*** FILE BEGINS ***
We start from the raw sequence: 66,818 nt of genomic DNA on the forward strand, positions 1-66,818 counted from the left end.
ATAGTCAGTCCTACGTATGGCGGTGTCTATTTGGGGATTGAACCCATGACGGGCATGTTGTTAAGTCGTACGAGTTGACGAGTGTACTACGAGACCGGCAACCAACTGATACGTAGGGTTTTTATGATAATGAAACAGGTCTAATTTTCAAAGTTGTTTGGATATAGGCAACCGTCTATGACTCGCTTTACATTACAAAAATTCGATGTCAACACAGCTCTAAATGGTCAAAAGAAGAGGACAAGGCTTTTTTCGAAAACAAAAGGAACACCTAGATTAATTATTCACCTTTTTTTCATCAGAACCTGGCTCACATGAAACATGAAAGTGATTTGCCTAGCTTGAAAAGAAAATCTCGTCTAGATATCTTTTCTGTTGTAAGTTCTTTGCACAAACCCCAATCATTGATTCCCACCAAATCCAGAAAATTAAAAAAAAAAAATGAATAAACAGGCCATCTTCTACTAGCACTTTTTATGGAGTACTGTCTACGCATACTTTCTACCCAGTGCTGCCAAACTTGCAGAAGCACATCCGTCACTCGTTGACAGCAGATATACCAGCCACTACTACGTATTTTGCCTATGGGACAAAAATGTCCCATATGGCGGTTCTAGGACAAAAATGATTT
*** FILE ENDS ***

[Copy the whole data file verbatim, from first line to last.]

We start from the raw sequence: 66,818 nt of genomic DNA on the forward strand, positions 1-66,818 counted from the left end.
ATAGTCAGTCCTACGTATGGCGGTGTCTATTTGGGGATTGAACCCATGACGGGCATGTTGTTAAGTCGTACGAGTTGACGAGTGTACTACGAGACCGGCAACCAACTGATACGTAGGGTTTTTATGATAATGAAACAGGTCTAATTTTCAAAGTTGTTTGGATATAGGCAACCGTCTATGACTCGCTTTACATTACAAAAATTCGATGTCAACACAGCTCTAAATGGTCAAAAGAAGAGGACAAGGCTTTTTTCGAAAACAAAAGGAACACCTAGATTAATTATTCACCTTTTTTTCATCAGAACCTGGCTCACATGAAACATGAAAGTGATTTGCCTAGCTTGAAAAGAAAATCTCGTCTAGATATCTTTTCTGTTGTAAGTTCTTTGCACAAACCCCAATCATTGATTCCCACCAAATCCAGAAAATTAAAAAAAAAAAATGAATAAACAGGCCATCTTCTACTAGCACTTTTTATGGAGTACTGTCTACGCATACTTTCTACCCAGTGCTGCCAAACTTGCAGAAGCACATCCGTCACTCGTTGACAGCAGATATACCAGCCACTACTACGTATTTTGCCTATGGGACAAAAATGTCCCATATGGCGGTTCTAGGACAAAAATGATTT